Protecting your clients from senior scammers

Protecting your clients from senior scammers

March 15th is World Consumer Rights Day

As business professionals, we’ve all contacted a customer or client when an error occurs or an adjustment needs to be made. Often it turns out to be a simple error, and the customers are thrilled when you point out the mistake—especially when it saves them money or time.

That’s what 79-year-old “Judith” thought was happening, when she received a call from someone claiming to be an Amazon employee. The woman on the phone wanted to verify a suspicious $8,000 purchase that Judith hadn’t made. The senior was relieved when the caller offered to transfer her call to file a report with the state police and the treasury department. All Judith had to do was provide some personal data and her banking information, and they’d take care of the rest.

As you may have already guessed, this call wasn’t actually from a concerned Amazon employee.   It was a scam, and the “officials” she spoke with were rip-off artists. Judith was bilked out of more than $29,000, and she’s not alone.

Scam artists like these give legitimate businesses a bad name—and fraud is becoming increasingly prevalent. According to the FBI, senior scams cost elderly Americans more than $3 billion every year, and the typical scam for a victim over age 80 costs $1,700 or more.

World Consumer Rights Day was inspired by President John F. Kennedy, who was the first world leader to formally address the issue of consumer rights. Today, the United Nations officially recognizes World Consumer Rights Day annually.

But, nearly 60 years after Kennedy’s landmark message to Congress, consumer scams are still commonplace. More likely than not, one of your senior clients or customers has fallen victim. Older adults are significantly more vulnerable to fraud for a variety of reasons, including financial stability, social isolation, lack of technology skills, and in some cases, cognitive decline.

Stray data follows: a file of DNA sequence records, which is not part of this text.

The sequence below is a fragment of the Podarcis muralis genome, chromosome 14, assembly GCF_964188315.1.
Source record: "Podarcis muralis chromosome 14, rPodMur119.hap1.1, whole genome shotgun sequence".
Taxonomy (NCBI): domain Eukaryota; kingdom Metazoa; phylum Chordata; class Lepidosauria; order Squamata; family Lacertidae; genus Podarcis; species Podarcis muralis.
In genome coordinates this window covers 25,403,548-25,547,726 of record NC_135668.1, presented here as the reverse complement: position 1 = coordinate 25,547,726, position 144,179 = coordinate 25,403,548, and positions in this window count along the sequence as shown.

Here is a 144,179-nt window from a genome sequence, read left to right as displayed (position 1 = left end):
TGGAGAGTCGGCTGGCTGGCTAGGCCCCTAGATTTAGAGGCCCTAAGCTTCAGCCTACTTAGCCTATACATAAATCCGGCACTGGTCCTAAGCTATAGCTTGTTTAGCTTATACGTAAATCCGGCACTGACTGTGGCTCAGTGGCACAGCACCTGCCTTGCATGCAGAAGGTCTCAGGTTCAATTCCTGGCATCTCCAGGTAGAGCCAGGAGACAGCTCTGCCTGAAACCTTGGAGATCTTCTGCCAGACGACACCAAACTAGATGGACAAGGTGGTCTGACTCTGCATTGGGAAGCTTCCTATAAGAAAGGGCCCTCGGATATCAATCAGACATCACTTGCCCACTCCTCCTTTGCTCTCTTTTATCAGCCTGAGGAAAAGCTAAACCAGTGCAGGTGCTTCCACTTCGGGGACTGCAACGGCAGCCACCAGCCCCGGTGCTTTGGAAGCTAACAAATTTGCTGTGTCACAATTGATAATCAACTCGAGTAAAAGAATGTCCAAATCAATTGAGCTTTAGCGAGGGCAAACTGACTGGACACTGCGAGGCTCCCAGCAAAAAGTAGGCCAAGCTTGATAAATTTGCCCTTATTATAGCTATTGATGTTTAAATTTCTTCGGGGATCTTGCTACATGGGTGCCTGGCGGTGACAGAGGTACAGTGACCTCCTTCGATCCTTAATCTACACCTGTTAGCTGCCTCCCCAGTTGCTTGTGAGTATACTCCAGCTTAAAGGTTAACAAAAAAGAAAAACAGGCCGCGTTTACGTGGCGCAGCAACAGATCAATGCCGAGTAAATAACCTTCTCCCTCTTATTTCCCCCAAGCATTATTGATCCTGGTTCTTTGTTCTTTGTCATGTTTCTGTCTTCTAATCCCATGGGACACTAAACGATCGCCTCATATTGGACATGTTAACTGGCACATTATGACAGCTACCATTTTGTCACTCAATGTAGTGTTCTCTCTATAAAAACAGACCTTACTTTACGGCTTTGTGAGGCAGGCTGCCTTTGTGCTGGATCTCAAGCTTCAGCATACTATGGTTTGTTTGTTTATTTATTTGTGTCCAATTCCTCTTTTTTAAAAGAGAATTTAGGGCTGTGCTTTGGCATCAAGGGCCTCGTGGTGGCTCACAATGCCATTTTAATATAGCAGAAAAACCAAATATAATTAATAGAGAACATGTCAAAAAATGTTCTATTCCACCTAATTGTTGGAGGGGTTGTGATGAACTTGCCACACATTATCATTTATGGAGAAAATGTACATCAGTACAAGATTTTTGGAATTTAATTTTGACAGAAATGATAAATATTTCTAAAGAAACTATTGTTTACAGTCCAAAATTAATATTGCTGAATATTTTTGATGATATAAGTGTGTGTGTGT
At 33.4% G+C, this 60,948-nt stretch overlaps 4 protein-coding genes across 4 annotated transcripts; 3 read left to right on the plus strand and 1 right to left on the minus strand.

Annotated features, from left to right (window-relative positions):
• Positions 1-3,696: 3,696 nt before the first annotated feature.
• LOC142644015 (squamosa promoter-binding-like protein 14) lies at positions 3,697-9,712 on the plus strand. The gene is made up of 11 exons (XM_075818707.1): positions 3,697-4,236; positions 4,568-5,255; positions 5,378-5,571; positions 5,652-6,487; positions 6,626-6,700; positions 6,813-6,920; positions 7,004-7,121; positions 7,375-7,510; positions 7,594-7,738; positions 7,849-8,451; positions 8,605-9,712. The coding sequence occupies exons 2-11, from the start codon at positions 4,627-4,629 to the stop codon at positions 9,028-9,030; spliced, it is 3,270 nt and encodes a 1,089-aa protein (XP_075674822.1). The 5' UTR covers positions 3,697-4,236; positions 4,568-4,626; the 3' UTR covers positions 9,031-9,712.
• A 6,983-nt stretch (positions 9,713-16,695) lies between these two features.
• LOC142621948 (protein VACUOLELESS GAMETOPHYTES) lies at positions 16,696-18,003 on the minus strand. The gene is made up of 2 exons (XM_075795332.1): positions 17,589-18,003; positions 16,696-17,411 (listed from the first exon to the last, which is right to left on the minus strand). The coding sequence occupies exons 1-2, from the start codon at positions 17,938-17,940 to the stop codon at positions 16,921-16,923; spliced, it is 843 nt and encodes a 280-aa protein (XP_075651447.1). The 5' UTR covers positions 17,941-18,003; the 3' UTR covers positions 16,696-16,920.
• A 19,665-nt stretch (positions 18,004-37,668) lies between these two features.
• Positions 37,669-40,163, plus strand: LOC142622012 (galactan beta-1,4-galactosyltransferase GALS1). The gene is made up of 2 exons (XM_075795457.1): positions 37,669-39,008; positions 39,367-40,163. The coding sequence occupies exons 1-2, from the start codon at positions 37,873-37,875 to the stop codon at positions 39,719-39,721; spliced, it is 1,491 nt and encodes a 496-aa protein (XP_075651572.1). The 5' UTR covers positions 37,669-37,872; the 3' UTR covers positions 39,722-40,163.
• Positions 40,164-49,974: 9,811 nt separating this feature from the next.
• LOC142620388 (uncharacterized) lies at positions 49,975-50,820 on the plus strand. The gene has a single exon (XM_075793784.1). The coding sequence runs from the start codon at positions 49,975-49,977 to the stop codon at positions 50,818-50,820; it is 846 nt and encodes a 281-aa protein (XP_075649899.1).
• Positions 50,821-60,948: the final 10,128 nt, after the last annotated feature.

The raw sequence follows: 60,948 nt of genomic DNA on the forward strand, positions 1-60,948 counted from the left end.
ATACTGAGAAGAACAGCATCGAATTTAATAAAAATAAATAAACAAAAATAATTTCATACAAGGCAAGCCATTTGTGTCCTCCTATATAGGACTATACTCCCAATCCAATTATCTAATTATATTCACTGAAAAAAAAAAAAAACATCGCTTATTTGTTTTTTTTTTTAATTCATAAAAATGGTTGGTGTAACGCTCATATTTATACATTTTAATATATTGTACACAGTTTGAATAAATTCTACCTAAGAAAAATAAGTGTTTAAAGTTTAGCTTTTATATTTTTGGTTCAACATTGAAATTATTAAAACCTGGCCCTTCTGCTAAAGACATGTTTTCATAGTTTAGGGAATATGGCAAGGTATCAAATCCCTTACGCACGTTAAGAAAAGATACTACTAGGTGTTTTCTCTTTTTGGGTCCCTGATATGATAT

Types of Senior Scams

While there are many types of scams that target our older clients, a number of them are considered “consumer” scams. These include:

  • Fake sweepstakes and lotteries
  • Internet fraud and tech support scams
  • Investment and financial schemes
  • IRS and Social Security imposters and scams
  • Medicare and healthcare fraud
  • Mortgage fraud
  • Telemarketing scams

Red Flags

As you work with your senior clients and customers, listen for some of these common red flags that can indicate someone’s trying to take advantage of them:

  • Someone under pressure to send money or invest right now, for example, an elderly bank customer who is desperate to withdraw a large sum of cash immediately.  Scammers express urgency because they try to prevent their victims from thinking it through.
  • Someone who says they’re worried about a phone call claiming to be from Social Security, Medicare, or the IRS. Most government agencies will contact citizens via U.S. Mail, and only use the phone if they’re returning a call.